Douglas Adams was a genius who was taken far too soon. In his classic tale The Hitch-Hikers Guide to the Galaxy he tells of a place in a distant galaxy where the super-rich can have entire planets custom-built for them. In the book, Arthur Dent, the hero, is abandoned on the surface of Magrathea by his travelling companions - except for Marvin the Paranoid Android - only to stumble upon one of the planet's design team, a certain Slartibartfast who is played in the film by Bill Nighy. As they prepare to visit the planet's workshops, Slartibartfast ("My name is not important") says, "I must warn you. We're going to pass through a ... gateway sort of thing. It may disturb you. It scares the willies out of me!"
The end of this term feels much the same. We, too, are hurtling towards an unknown future. There's so much that we can't control and that we cannot know. I've had my timetable through for September, for example, but it may yet turn out to be as good a guide to what actually happens in six weeks' time as the timetable in the bus shelter over the road which hasn't been replaced since February even though the actual bus service has changed beyond all recognition.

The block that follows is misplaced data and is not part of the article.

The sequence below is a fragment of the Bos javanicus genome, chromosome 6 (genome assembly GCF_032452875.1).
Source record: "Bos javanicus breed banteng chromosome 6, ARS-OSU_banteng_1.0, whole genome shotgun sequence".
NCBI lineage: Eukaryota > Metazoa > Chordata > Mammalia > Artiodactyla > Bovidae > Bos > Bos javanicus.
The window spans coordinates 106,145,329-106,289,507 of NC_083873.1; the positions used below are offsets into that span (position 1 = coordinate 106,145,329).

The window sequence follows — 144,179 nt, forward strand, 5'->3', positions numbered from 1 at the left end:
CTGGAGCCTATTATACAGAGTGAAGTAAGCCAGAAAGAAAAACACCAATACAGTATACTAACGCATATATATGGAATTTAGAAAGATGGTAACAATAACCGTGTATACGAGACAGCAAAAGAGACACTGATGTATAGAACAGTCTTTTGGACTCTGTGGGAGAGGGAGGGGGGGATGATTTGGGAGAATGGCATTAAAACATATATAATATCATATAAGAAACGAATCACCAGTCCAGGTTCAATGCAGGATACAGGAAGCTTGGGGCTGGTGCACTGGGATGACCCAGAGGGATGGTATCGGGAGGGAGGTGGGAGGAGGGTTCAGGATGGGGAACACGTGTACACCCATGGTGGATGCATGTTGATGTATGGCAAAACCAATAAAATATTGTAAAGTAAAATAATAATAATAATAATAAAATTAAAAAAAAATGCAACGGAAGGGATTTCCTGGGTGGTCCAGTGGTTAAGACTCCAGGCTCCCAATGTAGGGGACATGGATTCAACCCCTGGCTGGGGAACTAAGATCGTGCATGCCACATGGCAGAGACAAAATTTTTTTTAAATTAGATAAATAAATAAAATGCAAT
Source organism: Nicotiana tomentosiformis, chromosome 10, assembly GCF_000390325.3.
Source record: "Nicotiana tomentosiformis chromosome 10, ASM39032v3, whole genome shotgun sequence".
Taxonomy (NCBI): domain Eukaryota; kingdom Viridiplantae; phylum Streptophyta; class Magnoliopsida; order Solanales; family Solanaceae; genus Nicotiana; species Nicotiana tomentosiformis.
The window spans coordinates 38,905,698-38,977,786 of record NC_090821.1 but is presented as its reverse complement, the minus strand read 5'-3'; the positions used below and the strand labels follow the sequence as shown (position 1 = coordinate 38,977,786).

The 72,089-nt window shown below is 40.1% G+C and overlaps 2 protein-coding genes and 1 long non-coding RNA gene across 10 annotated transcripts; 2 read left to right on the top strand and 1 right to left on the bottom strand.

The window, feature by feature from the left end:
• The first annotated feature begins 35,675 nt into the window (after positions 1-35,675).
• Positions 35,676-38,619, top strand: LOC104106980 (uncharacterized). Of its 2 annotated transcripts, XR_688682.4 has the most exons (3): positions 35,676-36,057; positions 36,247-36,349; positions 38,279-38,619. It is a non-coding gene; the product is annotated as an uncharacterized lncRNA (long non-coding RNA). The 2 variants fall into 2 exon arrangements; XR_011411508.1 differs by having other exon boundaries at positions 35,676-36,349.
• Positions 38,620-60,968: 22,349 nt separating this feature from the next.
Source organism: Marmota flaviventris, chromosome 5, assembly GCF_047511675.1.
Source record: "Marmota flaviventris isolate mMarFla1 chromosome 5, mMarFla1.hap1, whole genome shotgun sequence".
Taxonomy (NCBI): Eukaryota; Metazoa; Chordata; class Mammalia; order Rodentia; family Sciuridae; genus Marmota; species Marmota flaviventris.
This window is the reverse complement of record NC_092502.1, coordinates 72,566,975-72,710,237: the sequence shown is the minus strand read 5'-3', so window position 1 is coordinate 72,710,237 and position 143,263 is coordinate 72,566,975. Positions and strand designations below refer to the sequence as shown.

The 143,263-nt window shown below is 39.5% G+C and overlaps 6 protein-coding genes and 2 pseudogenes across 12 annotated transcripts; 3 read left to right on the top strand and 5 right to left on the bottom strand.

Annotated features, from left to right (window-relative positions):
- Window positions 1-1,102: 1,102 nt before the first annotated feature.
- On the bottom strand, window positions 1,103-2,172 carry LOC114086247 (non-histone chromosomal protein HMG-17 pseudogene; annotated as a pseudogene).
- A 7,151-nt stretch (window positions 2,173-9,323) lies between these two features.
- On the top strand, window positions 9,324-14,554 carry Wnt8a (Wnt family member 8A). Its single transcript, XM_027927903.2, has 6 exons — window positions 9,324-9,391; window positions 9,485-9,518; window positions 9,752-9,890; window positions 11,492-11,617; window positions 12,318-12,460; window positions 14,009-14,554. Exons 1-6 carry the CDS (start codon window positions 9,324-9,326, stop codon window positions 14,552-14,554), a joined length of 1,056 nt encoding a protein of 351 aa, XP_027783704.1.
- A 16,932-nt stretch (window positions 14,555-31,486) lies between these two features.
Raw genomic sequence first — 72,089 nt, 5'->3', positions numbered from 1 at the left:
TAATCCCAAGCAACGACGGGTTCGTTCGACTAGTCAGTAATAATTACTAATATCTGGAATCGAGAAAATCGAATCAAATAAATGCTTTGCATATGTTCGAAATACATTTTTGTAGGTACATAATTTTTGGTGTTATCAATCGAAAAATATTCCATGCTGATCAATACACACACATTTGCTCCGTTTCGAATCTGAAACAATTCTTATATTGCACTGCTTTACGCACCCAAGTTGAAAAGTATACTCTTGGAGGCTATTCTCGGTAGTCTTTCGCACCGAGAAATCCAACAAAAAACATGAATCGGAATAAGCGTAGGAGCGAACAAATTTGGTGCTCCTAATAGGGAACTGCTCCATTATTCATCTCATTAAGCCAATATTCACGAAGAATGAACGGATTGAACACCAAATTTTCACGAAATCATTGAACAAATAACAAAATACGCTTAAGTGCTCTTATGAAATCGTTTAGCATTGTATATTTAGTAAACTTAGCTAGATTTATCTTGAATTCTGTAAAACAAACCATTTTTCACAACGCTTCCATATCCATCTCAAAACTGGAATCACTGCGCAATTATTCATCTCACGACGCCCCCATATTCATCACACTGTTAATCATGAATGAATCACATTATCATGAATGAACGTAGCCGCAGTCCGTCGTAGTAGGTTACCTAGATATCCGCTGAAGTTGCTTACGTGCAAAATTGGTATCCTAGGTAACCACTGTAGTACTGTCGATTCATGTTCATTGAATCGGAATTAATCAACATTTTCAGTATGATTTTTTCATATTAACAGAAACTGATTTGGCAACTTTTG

Arthur and Slartibartfast take a brave step when they entrust their lives to a rusting metal bucket that takes them out at a frightening speed onto the factory floor to see Earth Mark 2. But once they arrive they are amazed at what they see. One man is filling the oceans from a huge fire hydrant; another is painting Uluru (Ayer's Rock) with bright orange paint while, in the next moment, the Himalayas rise up from the planet's surface. Arthur is transfixed.
We have a habit, as human beings, of assuming that, if we don't know what lies ahead then we have to be scared of it; suspicious, even frightened. But why? On what basis do we decide that it has to be worse than what has gone before? Might it not, possibly, be better than anything we have imagined?
Our schools and communities may be like 'rusting metal buckets' but, if we turn down the ride we will never find out what may lie ahead and the vital contribution we could make in re-designing and renewing it.
Slartibartfast says, "The chances of finding out what's actually going on are so absurdly remote
that the only thing to do is say 'Hang the sense of it' and keep yourself busy!". It's not a bad suggestion.
The Classroom after the Storm is taking a break now and will, hopefully, be back in late August to prepare for the new term.